Praying for Britain: the history of national days of prayer

Mar 16, 2020 by

from History Extra:

Four days after he became prime minister in May 1940, Winston Churchill approved a national day of prayer. Roused by news of the German onslaught against the British Expeditionary Force (BEF) in Belgium and France, people throughout Britain flocked to their local churches and chapels. Five days later, news reached the country of the successful evacuation of the British army from Dunkirk. Many laymen, as well as clergy, quickly attributed this as a ‘deliverance’ or ‘miracle’ to divine providence and to the day of prayer. Churchill himself became an enthusiast, approving two national days of prayer in each of the next three years. Then, in 1943 and 1944, he agreed to brief halts in war production so that factory and office workers could join in the BBC’s broadcast services.

This event is now probably the best known example of a custom that, in the British Isles, goes back to the tenth century when King Aethelred ordered prayers for God’s help to withstand a Danish invasion. Growing in number during the wars of Edward I, Edward II and Edward III, special acts of worship continued after the Reformation and were soon to become a settled tradition of public fasts and days of humiliation or thanksgiving.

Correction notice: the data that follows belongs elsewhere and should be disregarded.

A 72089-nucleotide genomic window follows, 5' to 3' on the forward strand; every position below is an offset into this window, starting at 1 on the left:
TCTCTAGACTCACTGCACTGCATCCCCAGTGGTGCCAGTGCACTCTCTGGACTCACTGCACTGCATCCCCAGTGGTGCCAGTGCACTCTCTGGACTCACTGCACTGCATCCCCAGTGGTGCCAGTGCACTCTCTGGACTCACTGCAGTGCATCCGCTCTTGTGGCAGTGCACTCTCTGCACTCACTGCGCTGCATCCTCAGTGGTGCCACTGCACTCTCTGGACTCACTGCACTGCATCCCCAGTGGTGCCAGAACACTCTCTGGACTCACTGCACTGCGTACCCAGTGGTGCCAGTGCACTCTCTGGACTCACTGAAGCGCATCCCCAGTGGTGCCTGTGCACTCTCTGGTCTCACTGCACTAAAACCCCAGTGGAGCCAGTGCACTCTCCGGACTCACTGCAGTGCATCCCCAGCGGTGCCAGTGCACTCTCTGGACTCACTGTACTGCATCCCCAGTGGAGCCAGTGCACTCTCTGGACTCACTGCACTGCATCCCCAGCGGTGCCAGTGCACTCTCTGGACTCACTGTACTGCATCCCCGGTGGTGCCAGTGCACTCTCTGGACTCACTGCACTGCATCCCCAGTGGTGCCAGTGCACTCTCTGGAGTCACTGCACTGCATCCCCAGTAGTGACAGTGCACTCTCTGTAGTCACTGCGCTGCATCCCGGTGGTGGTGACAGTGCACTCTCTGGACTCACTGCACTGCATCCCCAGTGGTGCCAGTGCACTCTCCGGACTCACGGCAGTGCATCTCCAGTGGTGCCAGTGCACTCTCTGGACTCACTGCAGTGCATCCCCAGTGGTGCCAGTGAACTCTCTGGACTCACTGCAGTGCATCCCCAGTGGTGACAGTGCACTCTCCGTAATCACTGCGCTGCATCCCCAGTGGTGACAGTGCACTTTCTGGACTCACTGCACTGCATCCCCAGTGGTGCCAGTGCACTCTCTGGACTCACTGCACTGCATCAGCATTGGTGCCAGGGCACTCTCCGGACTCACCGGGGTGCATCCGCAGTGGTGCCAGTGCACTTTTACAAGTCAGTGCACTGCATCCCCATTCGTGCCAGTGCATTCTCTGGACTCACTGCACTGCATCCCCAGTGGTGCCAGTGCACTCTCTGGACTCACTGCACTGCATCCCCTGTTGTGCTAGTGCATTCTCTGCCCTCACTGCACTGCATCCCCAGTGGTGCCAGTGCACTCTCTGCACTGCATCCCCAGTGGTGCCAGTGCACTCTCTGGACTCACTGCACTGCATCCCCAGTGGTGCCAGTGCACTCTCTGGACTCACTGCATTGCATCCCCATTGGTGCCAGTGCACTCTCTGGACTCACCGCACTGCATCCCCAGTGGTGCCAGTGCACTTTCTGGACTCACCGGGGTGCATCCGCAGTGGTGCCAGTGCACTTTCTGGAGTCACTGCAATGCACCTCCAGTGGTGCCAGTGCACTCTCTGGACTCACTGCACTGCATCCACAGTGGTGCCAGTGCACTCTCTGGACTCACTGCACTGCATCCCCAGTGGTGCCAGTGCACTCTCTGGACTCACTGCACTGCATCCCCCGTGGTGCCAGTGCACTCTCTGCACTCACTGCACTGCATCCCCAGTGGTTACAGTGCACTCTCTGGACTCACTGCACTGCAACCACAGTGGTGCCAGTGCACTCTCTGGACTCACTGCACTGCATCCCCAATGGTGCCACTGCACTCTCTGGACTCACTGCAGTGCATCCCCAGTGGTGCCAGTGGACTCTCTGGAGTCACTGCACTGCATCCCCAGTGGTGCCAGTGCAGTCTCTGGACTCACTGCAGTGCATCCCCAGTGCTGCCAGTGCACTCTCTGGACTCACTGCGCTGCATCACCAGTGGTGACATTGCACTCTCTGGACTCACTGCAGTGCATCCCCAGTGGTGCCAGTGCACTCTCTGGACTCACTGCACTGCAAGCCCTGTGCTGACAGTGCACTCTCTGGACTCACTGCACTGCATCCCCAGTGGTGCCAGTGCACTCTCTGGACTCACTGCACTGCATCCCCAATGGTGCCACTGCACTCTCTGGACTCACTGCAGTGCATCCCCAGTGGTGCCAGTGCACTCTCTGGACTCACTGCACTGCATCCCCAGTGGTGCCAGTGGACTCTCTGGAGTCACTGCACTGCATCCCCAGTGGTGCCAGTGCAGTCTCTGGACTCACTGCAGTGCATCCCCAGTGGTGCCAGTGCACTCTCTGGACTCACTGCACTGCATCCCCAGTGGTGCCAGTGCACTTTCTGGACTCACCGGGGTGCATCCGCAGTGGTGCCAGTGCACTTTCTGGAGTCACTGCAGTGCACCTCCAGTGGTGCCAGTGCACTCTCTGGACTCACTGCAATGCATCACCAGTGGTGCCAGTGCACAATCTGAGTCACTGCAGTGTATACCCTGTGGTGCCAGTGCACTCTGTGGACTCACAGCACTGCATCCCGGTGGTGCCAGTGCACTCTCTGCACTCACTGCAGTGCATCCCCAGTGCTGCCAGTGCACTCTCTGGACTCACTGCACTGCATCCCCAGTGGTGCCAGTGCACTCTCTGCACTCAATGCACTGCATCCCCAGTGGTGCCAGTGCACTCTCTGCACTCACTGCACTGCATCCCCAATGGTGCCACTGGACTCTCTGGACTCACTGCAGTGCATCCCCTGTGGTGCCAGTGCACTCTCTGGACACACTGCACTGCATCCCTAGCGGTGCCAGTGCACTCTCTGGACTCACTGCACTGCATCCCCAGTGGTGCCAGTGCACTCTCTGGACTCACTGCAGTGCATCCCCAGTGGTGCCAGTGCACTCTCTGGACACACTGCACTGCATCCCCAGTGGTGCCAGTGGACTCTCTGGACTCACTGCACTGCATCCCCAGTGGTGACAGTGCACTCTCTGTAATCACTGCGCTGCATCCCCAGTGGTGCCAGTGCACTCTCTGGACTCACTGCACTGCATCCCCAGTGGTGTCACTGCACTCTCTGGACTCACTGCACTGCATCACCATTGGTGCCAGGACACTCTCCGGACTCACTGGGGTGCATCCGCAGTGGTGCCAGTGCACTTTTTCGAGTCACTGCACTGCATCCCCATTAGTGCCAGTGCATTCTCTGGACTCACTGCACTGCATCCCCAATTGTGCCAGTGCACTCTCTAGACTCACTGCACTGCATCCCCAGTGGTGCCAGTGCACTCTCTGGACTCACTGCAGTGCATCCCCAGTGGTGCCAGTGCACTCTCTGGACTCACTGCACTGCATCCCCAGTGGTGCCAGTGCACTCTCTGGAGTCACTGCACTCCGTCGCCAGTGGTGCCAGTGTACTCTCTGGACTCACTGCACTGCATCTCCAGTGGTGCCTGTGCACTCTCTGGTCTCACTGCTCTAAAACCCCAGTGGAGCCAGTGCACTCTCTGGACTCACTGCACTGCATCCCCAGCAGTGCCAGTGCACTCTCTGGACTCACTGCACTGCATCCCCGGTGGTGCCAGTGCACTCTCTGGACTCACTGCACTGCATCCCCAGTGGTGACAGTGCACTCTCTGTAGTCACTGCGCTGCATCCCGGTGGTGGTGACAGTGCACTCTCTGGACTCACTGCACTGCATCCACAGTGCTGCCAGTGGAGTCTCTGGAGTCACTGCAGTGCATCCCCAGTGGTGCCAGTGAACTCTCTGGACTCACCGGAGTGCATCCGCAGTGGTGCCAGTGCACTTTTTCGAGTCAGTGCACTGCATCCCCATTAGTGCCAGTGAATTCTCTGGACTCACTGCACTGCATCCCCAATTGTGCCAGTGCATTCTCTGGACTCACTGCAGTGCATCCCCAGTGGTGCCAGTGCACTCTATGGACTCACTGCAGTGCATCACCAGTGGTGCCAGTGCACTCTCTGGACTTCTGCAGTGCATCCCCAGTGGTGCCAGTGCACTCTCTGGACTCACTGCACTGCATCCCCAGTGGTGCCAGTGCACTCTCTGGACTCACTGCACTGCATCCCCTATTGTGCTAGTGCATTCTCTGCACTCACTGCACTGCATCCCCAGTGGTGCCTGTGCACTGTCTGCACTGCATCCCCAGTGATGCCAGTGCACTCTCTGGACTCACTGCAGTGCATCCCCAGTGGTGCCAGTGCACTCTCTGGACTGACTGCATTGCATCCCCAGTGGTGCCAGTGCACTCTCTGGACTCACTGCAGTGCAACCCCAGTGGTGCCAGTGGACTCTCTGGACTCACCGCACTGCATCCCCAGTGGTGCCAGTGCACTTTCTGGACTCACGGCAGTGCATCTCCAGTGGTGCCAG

Between 1535 and the last national day of prayer in 1947, there were 544 English and Welsh or British occasions, as well as 170 separately ordered Scottish and 84 Irish occasions. These extraordinary moments of special national worship are a register of great moments of crisis, anxiety and celebration in Britain’s past. Yet, despite their evident importance and interest, no one has yet studied these events across their history.

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